Military and overseas vote-by-mail ballots for the June 7 primary election are due to be mailed out on Saturday, but that hasn’t created any sense of urgency for a Superior Court Judge hearing a petition challenge in Monmouth County.
The judge, Kathleen A. Sheedy, scheduled a hearing for Thursday afternoon to decide if two Republican council candidates in Howell will make the ballot.
That leaves the narrowest of runways for election officials to print ballots and prepare them for mailing and still comply with a federal law that requires military ballots to go out 45 days before an election.
If one of the parties appeals her ruling, there’s no reasonable chance for the ballots to go out on time.
A spokesperson for the New Jersey Administrative Office of the Courts blamed the delay on holiday court closures on the law firm representing the Democrats, Rainone Coughlin Minchello.
“The matter was filed at 10:20 PM on Thursday, April 14. Courts were not open Friday for Good Friday. The matter was not marked emergent and the filing party did not notify any court personnel about its filing,” said MaryAnn Spoto, the judiciary spokesperson “Judge Sheedy was assigned the matter Monday and was prepared to hear it that day but postponed the proceeding when she learned all parties had not been noticed of the filing.”
The delay illustrates a growing problem with New Jersey election matters: the legislature has never acted to move up the filing deadline to meet new laws that require little turnaround time to prepare ballots before early voting starts.
Administrative law judges hear challenges to petitions filed with the Secretary of State and they move fast. Six challenges filed on before the Friday, April 8 deadline for congressional candidates were heard on Monday, April 11 and Tuesday, April 12. One administrative law judge held an evening court hearing to accommodate an attorney with a time conflict, and another reviewed petitions for 16 hours over a two-day period.
But the Superior Court, which has jurisdiction over nominating petitions for county and municipal office, moves more slowly in some cases. One exception was a challenge this week to embattled Middlesex County Clerk Nancy Pinkin’s decision to abruptly cancel the ballot draw; a challenge was filed last Thursday and Assignment Judge Michael Toto held a hearing on Monday.
There are still outstanding legal challenges to petitions in Union and Morris counties, as well as a lawsuit filed in U.S. District Court where a Republican candidate for Passaic County Sheriff is challenging the constitutionality of a three-year residency requirement.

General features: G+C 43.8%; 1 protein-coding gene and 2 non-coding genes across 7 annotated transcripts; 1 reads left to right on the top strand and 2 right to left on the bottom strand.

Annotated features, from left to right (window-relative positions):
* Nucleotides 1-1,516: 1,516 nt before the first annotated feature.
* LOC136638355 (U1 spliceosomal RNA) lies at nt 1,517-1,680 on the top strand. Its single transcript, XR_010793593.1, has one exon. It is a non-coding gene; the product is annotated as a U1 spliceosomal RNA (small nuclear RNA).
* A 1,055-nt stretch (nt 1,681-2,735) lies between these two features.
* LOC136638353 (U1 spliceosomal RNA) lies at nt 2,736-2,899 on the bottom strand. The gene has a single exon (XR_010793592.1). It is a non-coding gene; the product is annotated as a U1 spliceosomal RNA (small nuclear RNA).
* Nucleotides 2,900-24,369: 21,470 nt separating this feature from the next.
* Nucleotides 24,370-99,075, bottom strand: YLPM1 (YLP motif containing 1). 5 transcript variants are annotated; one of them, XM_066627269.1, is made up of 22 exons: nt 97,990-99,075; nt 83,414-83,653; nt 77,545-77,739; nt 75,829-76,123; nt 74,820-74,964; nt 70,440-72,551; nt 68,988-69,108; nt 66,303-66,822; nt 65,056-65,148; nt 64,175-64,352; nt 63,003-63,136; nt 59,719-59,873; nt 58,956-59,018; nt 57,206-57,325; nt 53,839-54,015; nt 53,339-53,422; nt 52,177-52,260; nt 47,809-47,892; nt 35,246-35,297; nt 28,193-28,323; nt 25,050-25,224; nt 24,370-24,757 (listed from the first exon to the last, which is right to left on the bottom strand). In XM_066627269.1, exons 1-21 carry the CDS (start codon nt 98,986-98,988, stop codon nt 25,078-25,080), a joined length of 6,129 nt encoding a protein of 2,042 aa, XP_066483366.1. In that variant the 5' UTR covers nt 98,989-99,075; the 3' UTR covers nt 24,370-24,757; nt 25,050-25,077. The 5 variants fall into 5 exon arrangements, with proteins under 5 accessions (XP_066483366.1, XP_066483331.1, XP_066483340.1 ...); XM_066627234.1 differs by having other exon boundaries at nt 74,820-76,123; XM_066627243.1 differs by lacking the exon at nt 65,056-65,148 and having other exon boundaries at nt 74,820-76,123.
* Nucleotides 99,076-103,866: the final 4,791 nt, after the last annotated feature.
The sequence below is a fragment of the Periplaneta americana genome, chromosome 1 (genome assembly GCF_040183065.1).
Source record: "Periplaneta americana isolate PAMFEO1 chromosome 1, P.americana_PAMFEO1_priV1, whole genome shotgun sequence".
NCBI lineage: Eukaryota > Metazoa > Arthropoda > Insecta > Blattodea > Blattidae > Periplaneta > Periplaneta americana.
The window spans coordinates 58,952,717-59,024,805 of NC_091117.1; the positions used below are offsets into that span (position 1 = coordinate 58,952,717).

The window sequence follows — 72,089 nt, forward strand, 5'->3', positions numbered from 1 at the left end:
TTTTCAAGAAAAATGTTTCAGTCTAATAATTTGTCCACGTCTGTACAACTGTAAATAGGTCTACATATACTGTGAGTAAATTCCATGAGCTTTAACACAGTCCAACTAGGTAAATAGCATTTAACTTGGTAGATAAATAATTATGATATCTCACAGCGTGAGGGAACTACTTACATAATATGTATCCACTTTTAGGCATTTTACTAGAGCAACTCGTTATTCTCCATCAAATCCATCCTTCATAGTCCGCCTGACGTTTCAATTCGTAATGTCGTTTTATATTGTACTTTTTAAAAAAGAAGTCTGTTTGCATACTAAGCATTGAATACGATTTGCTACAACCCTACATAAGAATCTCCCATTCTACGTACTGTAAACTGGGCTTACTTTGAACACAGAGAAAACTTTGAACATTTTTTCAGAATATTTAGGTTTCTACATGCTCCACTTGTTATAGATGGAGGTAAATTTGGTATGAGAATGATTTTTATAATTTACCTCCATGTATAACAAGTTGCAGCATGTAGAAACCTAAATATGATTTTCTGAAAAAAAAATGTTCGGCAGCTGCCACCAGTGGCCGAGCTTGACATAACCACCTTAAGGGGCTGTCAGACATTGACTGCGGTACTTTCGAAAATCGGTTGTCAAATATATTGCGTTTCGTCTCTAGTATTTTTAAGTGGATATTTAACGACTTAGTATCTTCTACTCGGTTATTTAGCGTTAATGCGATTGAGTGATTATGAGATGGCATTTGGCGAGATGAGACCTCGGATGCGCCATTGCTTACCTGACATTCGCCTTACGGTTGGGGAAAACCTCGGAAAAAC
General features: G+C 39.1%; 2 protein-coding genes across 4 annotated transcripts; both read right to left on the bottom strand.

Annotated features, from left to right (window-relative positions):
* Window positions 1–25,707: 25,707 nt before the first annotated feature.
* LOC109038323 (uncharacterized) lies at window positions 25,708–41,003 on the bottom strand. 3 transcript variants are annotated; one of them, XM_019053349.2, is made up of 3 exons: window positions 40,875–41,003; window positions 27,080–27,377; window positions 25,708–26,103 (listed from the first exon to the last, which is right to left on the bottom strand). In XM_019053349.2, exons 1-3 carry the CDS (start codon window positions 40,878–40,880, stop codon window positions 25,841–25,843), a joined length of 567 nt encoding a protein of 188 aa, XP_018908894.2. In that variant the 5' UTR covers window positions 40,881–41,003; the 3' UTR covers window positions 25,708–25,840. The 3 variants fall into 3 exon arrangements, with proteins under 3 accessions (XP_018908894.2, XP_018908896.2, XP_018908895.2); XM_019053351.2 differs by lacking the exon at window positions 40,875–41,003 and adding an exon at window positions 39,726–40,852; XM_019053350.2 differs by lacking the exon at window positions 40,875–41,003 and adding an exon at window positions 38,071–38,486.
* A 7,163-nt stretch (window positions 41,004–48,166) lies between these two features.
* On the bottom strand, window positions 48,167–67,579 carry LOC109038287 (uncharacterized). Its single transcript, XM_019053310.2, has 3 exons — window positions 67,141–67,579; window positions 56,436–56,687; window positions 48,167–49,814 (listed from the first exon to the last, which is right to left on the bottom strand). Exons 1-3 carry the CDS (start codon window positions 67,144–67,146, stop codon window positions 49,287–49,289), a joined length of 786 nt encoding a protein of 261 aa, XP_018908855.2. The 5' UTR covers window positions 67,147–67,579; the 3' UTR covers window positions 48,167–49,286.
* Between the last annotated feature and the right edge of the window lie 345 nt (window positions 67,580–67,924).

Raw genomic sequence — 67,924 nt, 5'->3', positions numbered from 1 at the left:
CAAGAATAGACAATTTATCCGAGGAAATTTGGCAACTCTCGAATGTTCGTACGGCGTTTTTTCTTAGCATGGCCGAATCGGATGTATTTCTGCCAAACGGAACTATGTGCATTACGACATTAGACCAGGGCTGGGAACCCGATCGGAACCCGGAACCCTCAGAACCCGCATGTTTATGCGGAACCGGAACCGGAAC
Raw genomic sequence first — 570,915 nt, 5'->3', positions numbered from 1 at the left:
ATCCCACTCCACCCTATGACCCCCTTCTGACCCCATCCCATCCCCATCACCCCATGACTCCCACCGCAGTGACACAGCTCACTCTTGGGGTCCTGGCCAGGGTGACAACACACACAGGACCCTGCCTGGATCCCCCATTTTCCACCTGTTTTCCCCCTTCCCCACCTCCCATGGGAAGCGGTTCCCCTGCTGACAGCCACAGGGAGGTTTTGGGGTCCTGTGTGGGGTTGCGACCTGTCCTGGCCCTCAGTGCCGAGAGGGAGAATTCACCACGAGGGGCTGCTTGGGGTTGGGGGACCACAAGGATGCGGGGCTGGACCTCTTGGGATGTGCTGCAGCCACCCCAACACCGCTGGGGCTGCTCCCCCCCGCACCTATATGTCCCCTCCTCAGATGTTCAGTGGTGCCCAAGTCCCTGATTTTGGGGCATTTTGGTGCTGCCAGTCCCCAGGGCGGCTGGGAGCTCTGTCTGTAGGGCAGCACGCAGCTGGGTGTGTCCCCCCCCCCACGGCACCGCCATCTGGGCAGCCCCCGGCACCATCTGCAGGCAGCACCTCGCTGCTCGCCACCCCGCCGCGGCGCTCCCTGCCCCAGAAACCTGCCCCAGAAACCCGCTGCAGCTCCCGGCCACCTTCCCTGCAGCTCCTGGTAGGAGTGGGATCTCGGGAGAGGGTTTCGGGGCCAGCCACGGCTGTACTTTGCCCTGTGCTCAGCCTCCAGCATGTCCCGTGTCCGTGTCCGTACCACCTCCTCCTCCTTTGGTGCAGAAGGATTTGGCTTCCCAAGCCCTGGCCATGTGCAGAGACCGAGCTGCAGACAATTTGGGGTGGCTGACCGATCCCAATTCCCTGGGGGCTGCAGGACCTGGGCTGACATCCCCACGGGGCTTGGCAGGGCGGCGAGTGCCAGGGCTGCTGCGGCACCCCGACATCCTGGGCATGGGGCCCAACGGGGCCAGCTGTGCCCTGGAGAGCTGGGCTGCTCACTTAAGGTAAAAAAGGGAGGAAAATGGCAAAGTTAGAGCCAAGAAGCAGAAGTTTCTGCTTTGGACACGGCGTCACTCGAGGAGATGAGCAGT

The lawsuit filed by a Howell Democrat, John Hughes, alleges that two Republicans, Fred Gasior and Susan Fischer, failed to garner enough signatures to get on the ballot.
The issue is whether Gasior and Fischer, along with another candidate, Ian Nadel, can consider their petitions to have been filed jointly. Democrats say they cannot since the petitions were not circulated with each name. The acting municipal clerk, Allison Ciranni, approved the petitions.
Gasior originally submitted 50 signatures and Fischer 52; in each case, enough were determined to be invalid to push them below the required 50 signatures. Nadel, turned in 80 and had enough to make the ballot.
Gasior and Fischer can still mount a write-in campaigns for the nomination, where they’d need to receive a minimum of 50 votes –the same number as the signatures required for ballot access –to win the primary. But complicating matters is the presence of a fourth off-the-line Republican candidate, Michael Bernstein.
Of the three at-large seats up this year, two are held by retiring Republican incumbents, Councilwoman Pamela Raymond and appointed Councilwoman Suzanne Brennan, while Democratic Councilman John Bonevich is running for re-election to the third seat.
Gasior and Fisher will be represented by Michael Collins of King, Moench, Hirniak and Collins. Christopher Dasti is representing Ciranni.
The Monmouth County Clerk did not immediately respond to a request for comment.